Mill use in India, the world’s second-largest cotton consumer, will increase about 8.9 percent in the year ending Sept. 30 to 20.7 million bales, the Cotton Advisory Board said on July 30 in Mumbai. An Indian bale weighs 170 kilograms. Total demand will rise 26 percent to 33.3 million, it said.
Retail sales of garments, footwear, hats and knitwear in China jumped to 38.8 billion yuan ($5.7 billion) in July, bringing the total to 314.1 billion yuan for the first seven months of the year, the Beijing-based National Bureau of Statistics said Aug. 11. Both the monthly and the annual figure represented a 24 percent climb from a year earlier.
‘Strong’ Harvest Expected
A “strong” cotton crop in this month and September may curb the rally in cotton, according to Eric C. Wiseman, the chief executive officer at Greensboro, North Carolina-based VF Corp., the maker of Lee and Wrangler brand jeans.
The global harvest is expected to jump 14 percent to 116.85 million bales in the year that began Aug. 1, the most in three years and the biggest increase since 2005-2006, the USDA estimates. U.S. output will surge 52 percent to 18.53 million bales, with the bulk of the harvest starting in October, the department said.
“The August and September cotton crop is expected to be strong,” Wiseman said on a July 22 conference call. “That could provide some relief next year.”
The new crop will be reaching the market amid growing signs that the U.S.’s recovery from the longest recession since the Great Depression is deteriorating.
U.S. unemployment claims unexpectedly rose in the first week of August and sales at U.S. retailers increased less than forecast last month, reports showed last week. The Federal Reserve said on Aug. 10 that the pace of recovery will probably be “more modest” than forecast.
“When you look at the world economy and you look at all of what’s happening, you wonder if you’re going to see the demand for cotton as strong as some people say,” said Sid Love, the president of Joe Kropf & Sid Love Consulting Services LLC, a commodity adviser in Overland Park, Kansas. “You need food, but you don’t necessarily need new clothes. You can use 1-year-old, 2-year-old clothes and make do.”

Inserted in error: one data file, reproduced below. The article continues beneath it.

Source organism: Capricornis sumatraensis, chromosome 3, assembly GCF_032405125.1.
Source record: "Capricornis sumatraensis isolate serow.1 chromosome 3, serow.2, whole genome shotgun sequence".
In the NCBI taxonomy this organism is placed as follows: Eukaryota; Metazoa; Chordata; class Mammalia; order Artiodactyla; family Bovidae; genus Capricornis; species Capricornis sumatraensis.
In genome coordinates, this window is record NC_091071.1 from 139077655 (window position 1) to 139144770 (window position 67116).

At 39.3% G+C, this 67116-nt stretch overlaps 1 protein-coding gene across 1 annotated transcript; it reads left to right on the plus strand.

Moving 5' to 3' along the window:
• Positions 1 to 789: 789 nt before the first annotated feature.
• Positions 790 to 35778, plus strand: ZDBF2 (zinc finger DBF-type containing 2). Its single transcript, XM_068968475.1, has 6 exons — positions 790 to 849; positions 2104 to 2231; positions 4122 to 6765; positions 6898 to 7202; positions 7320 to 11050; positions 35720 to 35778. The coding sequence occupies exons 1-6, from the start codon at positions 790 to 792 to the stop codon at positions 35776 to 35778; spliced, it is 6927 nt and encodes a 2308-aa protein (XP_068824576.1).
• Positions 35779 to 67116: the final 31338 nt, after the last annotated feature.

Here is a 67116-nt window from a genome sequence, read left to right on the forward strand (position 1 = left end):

Cotton prices may remain “historically high” until at least the U.S. harvest, said Cliff White, a senior vice president at Singapore-based Olam International Ltd., the world’s third-biggest cotton trader, behind Cordova, Tennessee- based Allenberg Cotton Co. and Minnetonka, Minnesota-based Cargill Inc.
Floods and landslides during the past two months have destroyed crops in China, which grows almost a third of the world’s cotton. Output may drop 5 percent to 10 percent, said Li Qiang, the managing director at Shanghai JC Intelligence Co.
In Pakistan, the fourth-largest grower and importer, the deadliest floods in decades destroyed 30 percent of its cotton crop, according to Khursheed Ahmed Khan Kanjo, president of the Kissan Board of Pakistan.
Higher cotton costs are squeezing clothing makers, who have passed along some of the expense to consumers.
Winston-Salem, North Carolina-based Hanesbrands will spend $33 million more on the fiber this year than in 2009, as the per-pound costs rises to 79 cents in the fourth quarter from 61 cents in the second quarter, Chief Financial Officer E. Lee Wyatt Jr. said on a July 21 conference call.
“It’s a pressure on the business,” John Anderson, the chief executive officer of San Francisco-based jeans maker Levi Strauss, said July 13 on a conference call with analysts. “We have already taken some price increases for the second half of this year.”
The last time prices topped 90 cents was more than two years ago. Paul Reinhart Inc., one of the biggest U.S. cotton merchants, filed for bankruptcy in October 2008 after losses tied to volatility in the futures market. In March 2008, cotton touched a 12-year high of 92.86 cents before plunging to 39.23 cents by November.
“Supplies of cotton are at all-time lows,” Hanesbrands Chief Executive Officer Richard A. Noll said on the company’s July 21 conference call. “While I can’t predict the price of cotton on any given day, I do think over time, long term, you’re going to see the price of cotton continue to rise.”